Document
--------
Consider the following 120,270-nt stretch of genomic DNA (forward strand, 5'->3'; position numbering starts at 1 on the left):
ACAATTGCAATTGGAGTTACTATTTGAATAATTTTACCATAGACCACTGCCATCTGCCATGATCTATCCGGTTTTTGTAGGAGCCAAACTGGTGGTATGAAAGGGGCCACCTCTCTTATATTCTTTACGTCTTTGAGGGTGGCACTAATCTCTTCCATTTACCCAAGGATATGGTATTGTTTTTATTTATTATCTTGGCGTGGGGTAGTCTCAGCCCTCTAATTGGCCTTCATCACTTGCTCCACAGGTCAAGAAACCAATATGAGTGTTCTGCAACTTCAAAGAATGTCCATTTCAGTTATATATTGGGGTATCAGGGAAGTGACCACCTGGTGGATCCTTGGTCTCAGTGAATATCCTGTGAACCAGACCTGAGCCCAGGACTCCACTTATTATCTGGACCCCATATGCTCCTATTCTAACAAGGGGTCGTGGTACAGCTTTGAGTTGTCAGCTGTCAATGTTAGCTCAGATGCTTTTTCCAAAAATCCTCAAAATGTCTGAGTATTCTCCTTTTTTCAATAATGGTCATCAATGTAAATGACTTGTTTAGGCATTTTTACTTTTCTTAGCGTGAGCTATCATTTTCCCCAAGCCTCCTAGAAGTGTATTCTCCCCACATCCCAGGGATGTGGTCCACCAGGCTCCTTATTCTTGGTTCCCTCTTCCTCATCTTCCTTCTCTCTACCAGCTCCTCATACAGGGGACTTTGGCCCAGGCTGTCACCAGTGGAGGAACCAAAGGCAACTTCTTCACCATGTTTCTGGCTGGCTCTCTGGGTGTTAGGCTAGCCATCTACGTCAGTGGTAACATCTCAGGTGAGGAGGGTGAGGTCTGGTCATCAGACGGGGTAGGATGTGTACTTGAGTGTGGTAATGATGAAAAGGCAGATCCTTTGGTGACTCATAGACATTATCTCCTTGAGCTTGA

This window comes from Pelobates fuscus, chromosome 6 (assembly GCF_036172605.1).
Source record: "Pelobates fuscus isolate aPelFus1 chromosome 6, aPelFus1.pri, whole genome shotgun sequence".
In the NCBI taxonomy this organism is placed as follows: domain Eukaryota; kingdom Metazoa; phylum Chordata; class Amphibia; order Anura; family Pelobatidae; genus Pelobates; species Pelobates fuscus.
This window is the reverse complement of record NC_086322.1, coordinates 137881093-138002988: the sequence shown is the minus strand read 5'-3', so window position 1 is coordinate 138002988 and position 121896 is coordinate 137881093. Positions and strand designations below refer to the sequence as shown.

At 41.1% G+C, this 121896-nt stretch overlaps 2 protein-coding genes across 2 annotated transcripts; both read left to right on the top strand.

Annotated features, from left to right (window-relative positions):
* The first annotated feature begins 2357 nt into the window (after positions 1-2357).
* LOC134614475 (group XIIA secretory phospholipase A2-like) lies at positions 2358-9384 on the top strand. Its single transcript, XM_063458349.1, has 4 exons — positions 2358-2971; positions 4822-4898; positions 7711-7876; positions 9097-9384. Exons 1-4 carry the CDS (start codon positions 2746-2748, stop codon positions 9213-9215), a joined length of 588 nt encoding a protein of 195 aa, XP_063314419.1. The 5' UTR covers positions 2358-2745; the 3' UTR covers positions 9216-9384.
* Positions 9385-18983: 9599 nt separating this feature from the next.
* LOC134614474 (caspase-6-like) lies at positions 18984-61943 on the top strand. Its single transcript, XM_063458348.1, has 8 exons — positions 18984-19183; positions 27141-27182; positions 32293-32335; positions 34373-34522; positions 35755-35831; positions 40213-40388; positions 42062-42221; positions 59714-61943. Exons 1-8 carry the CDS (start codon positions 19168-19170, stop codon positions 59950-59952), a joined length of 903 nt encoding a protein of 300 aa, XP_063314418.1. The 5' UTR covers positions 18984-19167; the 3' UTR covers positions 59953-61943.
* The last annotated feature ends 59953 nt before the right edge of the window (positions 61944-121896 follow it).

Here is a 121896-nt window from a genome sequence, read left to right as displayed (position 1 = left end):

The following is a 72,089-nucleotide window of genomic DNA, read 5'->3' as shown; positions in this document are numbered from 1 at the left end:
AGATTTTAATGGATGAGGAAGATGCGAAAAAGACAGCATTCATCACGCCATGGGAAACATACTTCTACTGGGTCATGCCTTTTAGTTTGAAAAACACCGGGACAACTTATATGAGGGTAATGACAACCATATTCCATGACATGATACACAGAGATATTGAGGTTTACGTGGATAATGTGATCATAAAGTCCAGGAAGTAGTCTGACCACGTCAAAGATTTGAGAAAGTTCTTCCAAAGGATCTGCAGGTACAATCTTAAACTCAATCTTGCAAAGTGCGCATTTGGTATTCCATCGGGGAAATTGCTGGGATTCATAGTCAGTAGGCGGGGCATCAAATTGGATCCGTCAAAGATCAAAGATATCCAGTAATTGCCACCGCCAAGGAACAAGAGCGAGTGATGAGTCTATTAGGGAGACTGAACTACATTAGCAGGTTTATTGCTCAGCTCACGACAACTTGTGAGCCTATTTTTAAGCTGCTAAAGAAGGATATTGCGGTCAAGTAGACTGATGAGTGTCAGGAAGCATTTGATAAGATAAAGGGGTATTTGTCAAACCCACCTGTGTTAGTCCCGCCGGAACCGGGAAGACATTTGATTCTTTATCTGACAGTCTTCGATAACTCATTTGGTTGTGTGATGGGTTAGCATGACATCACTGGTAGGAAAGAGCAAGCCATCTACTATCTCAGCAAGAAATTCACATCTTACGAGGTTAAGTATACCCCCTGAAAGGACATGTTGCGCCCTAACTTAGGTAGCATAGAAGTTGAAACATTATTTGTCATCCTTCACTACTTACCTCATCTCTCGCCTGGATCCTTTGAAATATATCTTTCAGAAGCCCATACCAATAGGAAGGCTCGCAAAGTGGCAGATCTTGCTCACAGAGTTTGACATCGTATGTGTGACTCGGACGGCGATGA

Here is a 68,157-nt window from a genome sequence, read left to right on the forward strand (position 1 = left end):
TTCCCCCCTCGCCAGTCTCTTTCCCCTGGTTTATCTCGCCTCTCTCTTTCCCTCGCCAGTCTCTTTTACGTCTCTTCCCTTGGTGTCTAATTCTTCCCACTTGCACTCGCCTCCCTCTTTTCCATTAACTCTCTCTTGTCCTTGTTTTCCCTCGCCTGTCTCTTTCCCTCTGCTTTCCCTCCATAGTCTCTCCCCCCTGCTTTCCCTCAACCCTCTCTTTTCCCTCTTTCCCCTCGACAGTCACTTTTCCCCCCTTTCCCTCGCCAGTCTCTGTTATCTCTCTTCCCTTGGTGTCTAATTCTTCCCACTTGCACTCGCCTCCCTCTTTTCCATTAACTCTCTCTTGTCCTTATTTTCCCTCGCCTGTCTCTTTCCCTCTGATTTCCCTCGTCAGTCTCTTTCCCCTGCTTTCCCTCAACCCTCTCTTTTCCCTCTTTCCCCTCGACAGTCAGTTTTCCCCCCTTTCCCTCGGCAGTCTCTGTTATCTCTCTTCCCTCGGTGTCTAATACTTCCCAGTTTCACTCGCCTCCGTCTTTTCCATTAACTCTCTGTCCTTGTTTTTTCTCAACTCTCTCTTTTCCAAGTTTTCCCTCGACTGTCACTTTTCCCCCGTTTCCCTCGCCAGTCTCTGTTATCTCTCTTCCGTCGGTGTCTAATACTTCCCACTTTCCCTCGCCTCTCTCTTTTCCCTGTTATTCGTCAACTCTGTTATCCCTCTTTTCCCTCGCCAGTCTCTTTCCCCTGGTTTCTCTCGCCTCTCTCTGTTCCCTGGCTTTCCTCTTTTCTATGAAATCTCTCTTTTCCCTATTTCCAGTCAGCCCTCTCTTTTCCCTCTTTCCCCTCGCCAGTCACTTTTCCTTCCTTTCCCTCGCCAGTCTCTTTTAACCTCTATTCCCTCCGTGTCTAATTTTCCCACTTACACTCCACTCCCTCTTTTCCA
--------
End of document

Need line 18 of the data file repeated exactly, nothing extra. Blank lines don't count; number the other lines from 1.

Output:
TTCCCCCCTCGCCAGTCTCTTTCCCCTGGTTTATCTCGCCTCTCTCTTTCCCTCGCCAGTCTCTTTTACGTCTCTTCCCTTGGTGTCTAATTCTTCCCACTTGCACTCGCCTCCCTCTTTTCCATTAACTCTCTCTTGTCCTTGTTTTCCCTCGCCTGTCTCTTTCCCTCTGCTTTCCCTCCATAGTCTCTCCCCCCTGCTTTCCCTCAACCCTCTCTTTTCCCTCTTTCCCCTCGACAGTCACTTTTCCCCCCTTTCCCTCGCCAGTCTCTGTTATCTCTCTTCCCTTGGTGTCTAATTCTTCCCACTTGCACTCGCCTCCCTCTTTTCCATTAACTCTCTCTTGTCCTTATTTTCCCTCGCCTGTCTCTTTCCCTCTGATTTCCCTCGTCAGTCTCTTTCCCCTGCTTTCCCTCAACCCTCTCTTTTCCCTCTTTCCCCTCGACAGTCAGTTTTCCCCCCTTTCCCTCGGCAGTCTCTGTTATCTCTCTTCCCTCGGTGTCTAATACTTCCCAGTTTCACTCGCCTCCGTCTTTTCCATTAACTCTCTGTCCTTGTTTTTTCTCAACTCTCTCTTTTCCAAGTTTTCCCTCGACTGTCACTTTTCCCCCGTTTCCCTCGCCAGTCTCTGTTATCTCTCTTCCGTCGGTGTCTAATACTTCCCACTTTCCCTCGCCTCTCTCTTTTCCCTGTTATTCGTCAACTCTGTTATCCCTCTTTTCCCTCGCCAGTCTCTTTCCCCTGGTTTCTCTCGCCTCTCTCTGTTCCCTGGCTTTCCTCTTTTCTATGAAATCTCTCTTTTCCCTATTTCCAGTCAGCCCTCTCTTTTCCCTCTTTCCCCTCGCCAGTCACTTTTCCTTCCTTTCCCTCGCCAGTCTCTTTTAACCTCTATTCCCTCCGTGTCTAATTTTCCCACTTACACTCCACTCCCTCTTTTCCA